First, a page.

The Order of the Day, Eric Vuillard 2018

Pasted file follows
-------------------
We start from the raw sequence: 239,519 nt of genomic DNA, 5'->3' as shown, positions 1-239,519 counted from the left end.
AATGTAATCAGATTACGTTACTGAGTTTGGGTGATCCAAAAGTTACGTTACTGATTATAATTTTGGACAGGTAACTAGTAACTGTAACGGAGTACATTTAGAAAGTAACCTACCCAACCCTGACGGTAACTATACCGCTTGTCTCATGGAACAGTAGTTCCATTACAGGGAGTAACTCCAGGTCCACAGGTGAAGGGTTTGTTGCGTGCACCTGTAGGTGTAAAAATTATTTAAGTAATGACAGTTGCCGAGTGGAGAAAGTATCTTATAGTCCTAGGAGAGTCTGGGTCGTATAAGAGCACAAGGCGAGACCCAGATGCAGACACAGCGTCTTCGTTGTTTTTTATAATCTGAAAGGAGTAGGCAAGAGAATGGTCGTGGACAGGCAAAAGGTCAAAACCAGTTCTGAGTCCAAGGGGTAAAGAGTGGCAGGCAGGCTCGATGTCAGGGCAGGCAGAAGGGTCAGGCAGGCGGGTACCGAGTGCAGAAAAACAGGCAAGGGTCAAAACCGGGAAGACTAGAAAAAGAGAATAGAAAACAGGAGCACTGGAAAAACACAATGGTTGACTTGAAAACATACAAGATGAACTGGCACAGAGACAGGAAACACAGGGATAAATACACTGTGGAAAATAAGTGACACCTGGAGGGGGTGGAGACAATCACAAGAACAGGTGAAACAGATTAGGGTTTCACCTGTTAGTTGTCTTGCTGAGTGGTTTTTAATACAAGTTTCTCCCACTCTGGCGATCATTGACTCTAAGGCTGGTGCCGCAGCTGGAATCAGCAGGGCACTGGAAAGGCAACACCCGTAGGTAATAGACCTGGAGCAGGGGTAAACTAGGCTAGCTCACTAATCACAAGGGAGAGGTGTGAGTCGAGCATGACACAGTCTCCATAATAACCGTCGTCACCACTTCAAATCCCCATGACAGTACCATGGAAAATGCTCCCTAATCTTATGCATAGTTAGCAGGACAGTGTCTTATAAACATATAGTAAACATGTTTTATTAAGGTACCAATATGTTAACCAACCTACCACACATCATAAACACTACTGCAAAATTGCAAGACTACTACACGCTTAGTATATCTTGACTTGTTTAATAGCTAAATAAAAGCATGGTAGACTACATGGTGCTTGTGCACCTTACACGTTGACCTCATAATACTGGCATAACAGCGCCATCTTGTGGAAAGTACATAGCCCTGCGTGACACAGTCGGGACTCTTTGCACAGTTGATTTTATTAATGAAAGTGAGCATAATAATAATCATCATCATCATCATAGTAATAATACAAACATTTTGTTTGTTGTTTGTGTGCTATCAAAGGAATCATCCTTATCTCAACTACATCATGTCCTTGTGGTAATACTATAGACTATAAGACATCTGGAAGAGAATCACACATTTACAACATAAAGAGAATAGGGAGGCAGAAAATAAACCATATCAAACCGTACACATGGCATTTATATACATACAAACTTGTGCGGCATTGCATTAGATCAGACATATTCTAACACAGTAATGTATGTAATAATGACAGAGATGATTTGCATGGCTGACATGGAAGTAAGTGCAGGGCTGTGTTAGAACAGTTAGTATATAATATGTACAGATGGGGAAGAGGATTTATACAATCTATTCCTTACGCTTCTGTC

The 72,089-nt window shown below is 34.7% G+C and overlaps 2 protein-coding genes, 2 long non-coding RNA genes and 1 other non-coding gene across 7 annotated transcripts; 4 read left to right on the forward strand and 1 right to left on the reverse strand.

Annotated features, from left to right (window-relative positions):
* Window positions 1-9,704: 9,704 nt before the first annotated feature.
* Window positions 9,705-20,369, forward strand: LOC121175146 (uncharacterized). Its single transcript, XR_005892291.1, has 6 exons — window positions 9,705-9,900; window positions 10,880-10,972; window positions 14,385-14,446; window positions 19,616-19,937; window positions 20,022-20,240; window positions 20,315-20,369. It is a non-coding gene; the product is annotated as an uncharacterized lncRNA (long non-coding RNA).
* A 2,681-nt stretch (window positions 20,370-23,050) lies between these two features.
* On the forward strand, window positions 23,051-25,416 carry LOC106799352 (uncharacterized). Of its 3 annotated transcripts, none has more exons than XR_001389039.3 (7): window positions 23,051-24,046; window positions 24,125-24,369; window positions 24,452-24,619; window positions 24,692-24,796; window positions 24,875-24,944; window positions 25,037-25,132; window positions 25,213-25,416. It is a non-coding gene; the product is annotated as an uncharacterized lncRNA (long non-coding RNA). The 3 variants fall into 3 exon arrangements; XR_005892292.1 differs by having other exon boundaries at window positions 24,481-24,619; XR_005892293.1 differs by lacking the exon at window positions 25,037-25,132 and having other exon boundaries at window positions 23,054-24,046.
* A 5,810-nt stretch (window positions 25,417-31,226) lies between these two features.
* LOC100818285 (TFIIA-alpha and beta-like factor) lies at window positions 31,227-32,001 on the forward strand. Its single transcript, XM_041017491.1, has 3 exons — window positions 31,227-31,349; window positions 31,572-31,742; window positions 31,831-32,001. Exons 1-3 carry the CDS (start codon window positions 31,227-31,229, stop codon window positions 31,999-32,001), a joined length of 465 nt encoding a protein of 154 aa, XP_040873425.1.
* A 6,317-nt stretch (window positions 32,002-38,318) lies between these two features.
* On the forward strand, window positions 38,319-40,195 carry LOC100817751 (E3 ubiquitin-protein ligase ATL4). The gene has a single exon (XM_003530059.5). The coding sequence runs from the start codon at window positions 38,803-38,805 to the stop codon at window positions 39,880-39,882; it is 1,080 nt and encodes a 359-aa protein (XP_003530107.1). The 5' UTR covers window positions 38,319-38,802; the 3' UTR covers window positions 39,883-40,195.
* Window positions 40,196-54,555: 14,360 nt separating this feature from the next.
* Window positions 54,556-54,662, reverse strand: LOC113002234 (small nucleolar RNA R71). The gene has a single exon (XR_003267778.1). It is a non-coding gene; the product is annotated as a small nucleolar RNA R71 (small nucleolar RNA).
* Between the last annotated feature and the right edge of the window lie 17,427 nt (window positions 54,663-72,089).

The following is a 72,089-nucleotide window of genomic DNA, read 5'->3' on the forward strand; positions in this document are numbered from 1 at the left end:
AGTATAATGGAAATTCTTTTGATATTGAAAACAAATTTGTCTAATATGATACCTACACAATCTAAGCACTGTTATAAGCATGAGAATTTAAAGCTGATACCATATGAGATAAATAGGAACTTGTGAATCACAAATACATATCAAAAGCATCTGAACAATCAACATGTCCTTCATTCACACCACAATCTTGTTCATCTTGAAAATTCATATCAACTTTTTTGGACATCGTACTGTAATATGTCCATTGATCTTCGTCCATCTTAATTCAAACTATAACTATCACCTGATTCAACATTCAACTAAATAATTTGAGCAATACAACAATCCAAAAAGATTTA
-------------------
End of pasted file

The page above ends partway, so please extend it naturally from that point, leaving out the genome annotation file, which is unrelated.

In language that is quiet, straightforward, and beautifully wrought, Vuillard tells the story of how Germany and Austria descended through a series of apparently minor events into the horrors that were WWII and the Holocaust. Beginning with an average day in Berlin in February, 1933, he tells of a meeting of 24 of Germany’s leading corporate heads at Goering’s Presidential Palace where Hitler extorts huge sums of money for the Nazi’s upcoming election, one that he promises will be the last one in a Germany freed from communists and Jews. The Krupps, Fabers, Opels and others pay their dues, and the book shifts to March, 1938 when Hitler is ‘invited’ into Austria and the Anschluss becomes a reality. Vuillard makes it clear that the Nazi triumph was not inevitable. Had Germany’s business leaders resisted, had Chamberlain and Daladier been firm instead of compliant at Munich, had Austrian politicians been better leaders and less cowed, etc etc, perhaps the Blitzkrieg would have been averted. In fact, Vuillard shows how the invasion of Austria was a complete fiasco with tanks breaking down and jamming the roads. What today looks like it was pre-determined was not so in the 1930’s. Vuillard ends the book with two heartbreaking stories. In one, he describes the hundreds if not thousands of Jewish men and women who committed suicide in the days after the Anschluss. He quotes Walter Benjamin’s letter saying that Vienna authorities cut off the gas to Jewish homes because they were committing suicide with it and not paying their bills. Vuillard goes on to list the German corporations who had supported Hitler in 1933 and which used slave labor from the concentration camps in the 1940’s. “The tablemates from the meeting of February 20, 1933 made out just fine. The war had been profitable. Bayer took on laborers from Mauthausen. BMW hired in Dachau, Papenburg, Sachsenhausen, Natzweiler-Struthoff, and Buchenwald. Daimler in Schirmeck. IG Farben recruited in Dora-Mittelbau, Gross-Rosen, Sachsenhausen, Buchenwald, Ravernsbruck, and Mathausen, and operated a large factory inside the camp at Auschwitz. Agfa recruited in Dachau. Shell in Neuengamme. Schneider in Buchenwald. Telefunken in Gross-Rosen, and Siemens in Buchenwald, Flossenberg….. Of the six hundred deportees who arrived at the Krupp factories in 1943, only 20 remained a year later.” Nearly 80 years later, telling this story remains important, and this superb book does so in a very effective way. It was the deserving winner of the 2017 Prix Goncourt, the most prestigious French literary award.